There is word that Liberty Mutual (LM) is going to publish a new version of its venerable Manual Materials Handling Tables. In the words of the insurance company, they are used “to perform ergonomic assessments of lifting, lowering, pushing, pulling, and carrying tasks with the primary goal of supporting ergonomic design interventions.” The company isn’t ready to say when the new version will be available and what users can expect. In a search for clues, the Ergonomics Report® talked to the scientist regarded as the father of the program, Stover Snook, Ph.D., CPE.
LM, the largest carrier of workers compensation insurance in the United States, hired Dr. Snook in 1962 as director of a project aimed at reducing and preventing workplace injuries. At the company’s research center in Massachusetts, now the Liberty Mutual Research Institute for Safety, he continued the research started by Willem S. Frederik, M.D.
The data yielded the first version of the tables. Authored by Dr. Snook, it was published in a 1978 issue of Ergonomics. The scientist authored and published an expanded set with Vincent Ciriello, Sc.D., CPE, in the same journal in 1991. Dr. Snook has since retired. Dr. Ciriello, who joined Liberty Mutual in 1969, is now the principal researcher on the project. Both scientists, who are also lecturers at the Harvard School of Public Health-Department of Environmental Health, have won international recognition for their decades-long contribution to ergonomics.
The development of the first two versions of the tables reveals a painstaking process, a clue that the third could still be years away.
“The tables are based on 11 different experiments that we ran at Liberty Mutual … over a period of 25 years,” Dr. Snook explained. The data were integrated after seven of the experiments. He recalled that the paper covering the first set of tables, “The Design of Manual Handling Tasks,” was the Ergonomics Society’s lecture for 1978, and that he delivered it in England at the Cranfield Institute of Technology.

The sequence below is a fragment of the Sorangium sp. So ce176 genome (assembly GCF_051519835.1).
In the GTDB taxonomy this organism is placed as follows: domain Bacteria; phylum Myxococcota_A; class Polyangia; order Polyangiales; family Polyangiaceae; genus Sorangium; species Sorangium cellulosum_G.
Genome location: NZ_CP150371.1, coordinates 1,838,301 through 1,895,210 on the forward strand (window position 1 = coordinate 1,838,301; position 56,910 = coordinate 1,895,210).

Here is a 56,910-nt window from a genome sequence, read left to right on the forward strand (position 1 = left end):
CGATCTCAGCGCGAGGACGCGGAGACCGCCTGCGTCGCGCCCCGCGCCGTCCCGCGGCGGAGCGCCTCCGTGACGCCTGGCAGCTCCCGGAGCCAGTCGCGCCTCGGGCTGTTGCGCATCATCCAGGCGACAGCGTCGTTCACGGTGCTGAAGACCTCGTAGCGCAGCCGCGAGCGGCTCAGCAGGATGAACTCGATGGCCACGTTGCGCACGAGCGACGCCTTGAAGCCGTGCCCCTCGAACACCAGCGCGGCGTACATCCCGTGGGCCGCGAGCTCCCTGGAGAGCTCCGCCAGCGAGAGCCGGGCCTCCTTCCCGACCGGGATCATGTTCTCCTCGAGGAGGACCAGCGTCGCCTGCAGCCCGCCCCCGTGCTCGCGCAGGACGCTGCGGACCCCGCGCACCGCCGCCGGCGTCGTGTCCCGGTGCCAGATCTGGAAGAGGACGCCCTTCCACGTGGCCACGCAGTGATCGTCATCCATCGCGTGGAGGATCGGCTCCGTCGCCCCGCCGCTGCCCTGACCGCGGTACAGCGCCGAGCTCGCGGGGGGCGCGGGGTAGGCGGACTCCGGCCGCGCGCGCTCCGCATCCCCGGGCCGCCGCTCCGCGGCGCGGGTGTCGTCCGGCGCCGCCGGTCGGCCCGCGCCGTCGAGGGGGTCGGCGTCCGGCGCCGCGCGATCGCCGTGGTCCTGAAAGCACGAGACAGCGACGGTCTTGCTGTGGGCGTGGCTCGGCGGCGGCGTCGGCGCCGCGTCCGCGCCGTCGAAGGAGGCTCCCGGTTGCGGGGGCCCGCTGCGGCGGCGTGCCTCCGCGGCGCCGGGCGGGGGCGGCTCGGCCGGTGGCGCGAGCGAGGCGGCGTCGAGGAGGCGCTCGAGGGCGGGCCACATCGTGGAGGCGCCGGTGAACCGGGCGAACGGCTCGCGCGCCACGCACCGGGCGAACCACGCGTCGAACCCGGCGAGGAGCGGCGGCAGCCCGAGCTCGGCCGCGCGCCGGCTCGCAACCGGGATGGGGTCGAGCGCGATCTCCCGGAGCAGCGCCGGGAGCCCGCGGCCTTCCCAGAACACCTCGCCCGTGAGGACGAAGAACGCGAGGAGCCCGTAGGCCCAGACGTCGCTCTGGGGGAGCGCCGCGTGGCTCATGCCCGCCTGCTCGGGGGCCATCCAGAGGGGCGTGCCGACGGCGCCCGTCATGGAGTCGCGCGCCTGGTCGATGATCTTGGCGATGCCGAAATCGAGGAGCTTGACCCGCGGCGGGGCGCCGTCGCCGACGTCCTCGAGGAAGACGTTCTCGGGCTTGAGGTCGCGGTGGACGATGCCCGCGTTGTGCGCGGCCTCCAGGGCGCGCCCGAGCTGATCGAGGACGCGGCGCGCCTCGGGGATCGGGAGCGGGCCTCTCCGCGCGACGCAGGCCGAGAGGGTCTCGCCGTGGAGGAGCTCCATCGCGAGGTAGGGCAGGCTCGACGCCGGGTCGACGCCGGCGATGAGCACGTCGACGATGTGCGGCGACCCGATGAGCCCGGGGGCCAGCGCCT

Afterwards, he said, the team ran four more studies, resulting in the current psychophysical tables published in 1991. Called, “The Design of Manual Handling tasks: Revised Tables of Maximum Acceptable Weights and Forces,” the 1991 version combined all 11 studies.
“Those were major experiments. We spent a lot of time with the subjects. It just wasn’t a one-day thing. They would come in two or three days a week over a 10-week period.” He explained that the details varied, depending on the study. “We ran both males and females. We investigated age differences, and we looked at the different task variables – lifting vs.lowering, pushing vs. pulling, different heights, frequencies, distances, etc. That’s why it took 25 years to do it, because there are so many variables to these tasks.”
No one had ever done this research before, he explained. “It was more of an observational study in which we wanted to find out how lifting did differ from lowering and how males did differ from females. … It’s just a matter of actually coming up with the numbers.”
He continued the physiology direction of his predecessor, investigating lifting tasks primarily because that was a task associated with low back pain. The disorder is a particular concern of worker’s compensation companies like Liberty Mutual, he added.
The Move to Psychophysics
Dr. Snook said it soon became apparent to him that the issue was more complicated than he had supposed. “I was looking for the maximum number of lifts that a person could safely perform, but there is more to lifting than frequency.” He realized that the weight of the object is also important, he said, “but the work physiology measurements were limited in what they could tell us about weight. Sometimes the weight is only lifted once a day, and the work physiology measurements are not appropriate for an intermittent task like that.”
The scientist turned to psychophysics, in part because it had been successful in developing the decibel scale for noise. “I thought this could be a good method to investigate manual handling. … It had never been done before, so we were pleased with the outcome. It was able to quantify just what people would do, and what they wouldn’t do – what were the maximum acceptable weights and forces, and so forth.”